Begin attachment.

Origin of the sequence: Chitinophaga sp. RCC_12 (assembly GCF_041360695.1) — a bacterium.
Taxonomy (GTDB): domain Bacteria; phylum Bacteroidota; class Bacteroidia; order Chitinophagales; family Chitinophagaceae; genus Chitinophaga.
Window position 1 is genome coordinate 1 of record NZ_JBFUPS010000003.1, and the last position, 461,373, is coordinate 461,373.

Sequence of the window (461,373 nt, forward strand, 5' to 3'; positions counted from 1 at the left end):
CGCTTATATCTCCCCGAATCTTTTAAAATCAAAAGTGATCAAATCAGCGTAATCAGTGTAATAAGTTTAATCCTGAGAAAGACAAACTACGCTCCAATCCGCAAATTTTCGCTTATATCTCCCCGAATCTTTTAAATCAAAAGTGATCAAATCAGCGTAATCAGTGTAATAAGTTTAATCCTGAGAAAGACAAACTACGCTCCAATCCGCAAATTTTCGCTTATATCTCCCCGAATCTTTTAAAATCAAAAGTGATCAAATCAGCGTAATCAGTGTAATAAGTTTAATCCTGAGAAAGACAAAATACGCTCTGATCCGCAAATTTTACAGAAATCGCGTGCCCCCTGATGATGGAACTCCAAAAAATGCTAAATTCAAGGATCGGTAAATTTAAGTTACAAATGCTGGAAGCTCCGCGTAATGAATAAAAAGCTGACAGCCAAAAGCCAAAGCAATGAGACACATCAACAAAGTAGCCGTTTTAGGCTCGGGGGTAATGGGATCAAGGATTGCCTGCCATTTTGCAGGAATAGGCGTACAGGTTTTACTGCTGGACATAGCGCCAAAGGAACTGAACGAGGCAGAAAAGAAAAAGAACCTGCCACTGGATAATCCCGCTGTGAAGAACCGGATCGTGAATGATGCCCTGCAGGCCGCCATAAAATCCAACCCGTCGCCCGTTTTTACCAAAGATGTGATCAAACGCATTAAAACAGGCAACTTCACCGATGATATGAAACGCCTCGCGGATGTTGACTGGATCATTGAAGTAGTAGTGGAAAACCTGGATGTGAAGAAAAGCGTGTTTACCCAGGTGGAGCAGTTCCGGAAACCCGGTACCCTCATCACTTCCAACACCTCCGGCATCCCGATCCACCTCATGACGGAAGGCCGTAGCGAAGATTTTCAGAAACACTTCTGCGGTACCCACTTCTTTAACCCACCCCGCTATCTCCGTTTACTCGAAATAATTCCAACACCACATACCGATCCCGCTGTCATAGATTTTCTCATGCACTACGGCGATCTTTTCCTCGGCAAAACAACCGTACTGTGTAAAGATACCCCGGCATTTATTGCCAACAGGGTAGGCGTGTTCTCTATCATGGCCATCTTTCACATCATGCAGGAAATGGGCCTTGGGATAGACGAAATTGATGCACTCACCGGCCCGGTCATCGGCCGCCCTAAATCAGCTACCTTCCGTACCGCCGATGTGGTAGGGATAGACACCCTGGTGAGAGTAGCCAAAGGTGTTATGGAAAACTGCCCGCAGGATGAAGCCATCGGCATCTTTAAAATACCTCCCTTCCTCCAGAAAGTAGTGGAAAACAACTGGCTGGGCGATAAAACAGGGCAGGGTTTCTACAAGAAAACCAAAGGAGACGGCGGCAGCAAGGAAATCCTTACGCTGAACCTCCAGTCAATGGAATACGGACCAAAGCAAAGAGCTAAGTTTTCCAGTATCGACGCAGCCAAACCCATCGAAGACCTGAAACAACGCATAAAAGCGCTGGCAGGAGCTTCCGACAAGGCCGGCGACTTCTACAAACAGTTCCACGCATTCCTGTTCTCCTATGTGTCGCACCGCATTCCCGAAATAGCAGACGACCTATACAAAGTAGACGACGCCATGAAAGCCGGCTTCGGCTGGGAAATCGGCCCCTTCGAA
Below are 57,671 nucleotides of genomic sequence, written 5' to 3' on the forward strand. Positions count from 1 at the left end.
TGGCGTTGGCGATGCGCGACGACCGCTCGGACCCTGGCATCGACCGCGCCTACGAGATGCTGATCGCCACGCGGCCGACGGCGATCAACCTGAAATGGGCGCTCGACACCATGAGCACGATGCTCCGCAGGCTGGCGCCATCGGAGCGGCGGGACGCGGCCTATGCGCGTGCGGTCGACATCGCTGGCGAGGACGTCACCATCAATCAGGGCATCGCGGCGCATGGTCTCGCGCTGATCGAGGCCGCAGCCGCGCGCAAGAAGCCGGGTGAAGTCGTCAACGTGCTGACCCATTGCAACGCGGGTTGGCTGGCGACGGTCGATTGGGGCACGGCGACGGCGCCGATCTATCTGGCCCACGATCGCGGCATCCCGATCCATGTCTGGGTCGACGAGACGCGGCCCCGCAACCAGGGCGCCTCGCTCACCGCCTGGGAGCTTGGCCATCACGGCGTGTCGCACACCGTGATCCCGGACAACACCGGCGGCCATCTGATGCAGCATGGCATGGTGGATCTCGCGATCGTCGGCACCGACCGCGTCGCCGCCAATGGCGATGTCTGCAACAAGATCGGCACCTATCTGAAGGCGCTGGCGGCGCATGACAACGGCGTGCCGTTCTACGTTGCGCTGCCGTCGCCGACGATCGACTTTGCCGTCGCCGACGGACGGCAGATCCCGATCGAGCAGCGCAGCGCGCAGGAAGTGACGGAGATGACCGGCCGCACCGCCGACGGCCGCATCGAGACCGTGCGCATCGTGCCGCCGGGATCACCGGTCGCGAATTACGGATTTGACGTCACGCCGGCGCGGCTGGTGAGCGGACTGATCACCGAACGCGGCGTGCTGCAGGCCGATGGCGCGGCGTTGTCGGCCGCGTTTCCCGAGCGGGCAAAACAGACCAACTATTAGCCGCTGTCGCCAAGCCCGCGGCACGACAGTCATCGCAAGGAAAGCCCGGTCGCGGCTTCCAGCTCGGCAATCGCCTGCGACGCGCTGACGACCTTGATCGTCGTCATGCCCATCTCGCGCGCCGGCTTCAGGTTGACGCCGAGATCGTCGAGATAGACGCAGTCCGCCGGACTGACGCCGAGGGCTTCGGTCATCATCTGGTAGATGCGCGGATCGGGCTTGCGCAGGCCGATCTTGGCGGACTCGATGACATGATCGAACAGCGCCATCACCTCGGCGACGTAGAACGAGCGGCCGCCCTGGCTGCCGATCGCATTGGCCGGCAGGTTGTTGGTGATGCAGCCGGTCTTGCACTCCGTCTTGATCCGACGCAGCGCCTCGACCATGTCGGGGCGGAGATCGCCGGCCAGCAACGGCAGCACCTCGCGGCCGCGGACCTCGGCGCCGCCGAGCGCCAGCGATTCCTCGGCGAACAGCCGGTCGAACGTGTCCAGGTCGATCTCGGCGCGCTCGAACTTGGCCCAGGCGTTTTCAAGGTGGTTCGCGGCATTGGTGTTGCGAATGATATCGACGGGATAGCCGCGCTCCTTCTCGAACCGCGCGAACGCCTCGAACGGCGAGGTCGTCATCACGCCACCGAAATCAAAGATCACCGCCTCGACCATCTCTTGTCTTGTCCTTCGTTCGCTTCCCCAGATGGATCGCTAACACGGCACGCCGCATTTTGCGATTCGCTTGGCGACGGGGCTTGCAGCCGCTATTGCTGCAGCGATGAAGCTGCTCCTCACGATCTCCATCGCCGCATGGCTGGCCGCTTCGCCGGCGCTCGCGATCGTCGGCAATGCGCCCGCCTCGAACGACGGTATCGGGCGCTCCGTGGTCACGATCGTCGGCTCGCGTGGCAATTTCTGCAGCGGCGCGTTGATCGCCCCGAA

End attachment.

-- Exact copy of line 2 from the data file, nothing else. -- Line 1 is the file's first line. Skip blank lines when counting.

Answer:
Taxonomy (GTDB): domain Bacteria; phylum Bacteroidota; class Bacteroidia; order Chitinophagales; family Chitinophagaceae; genus Chitinophaga.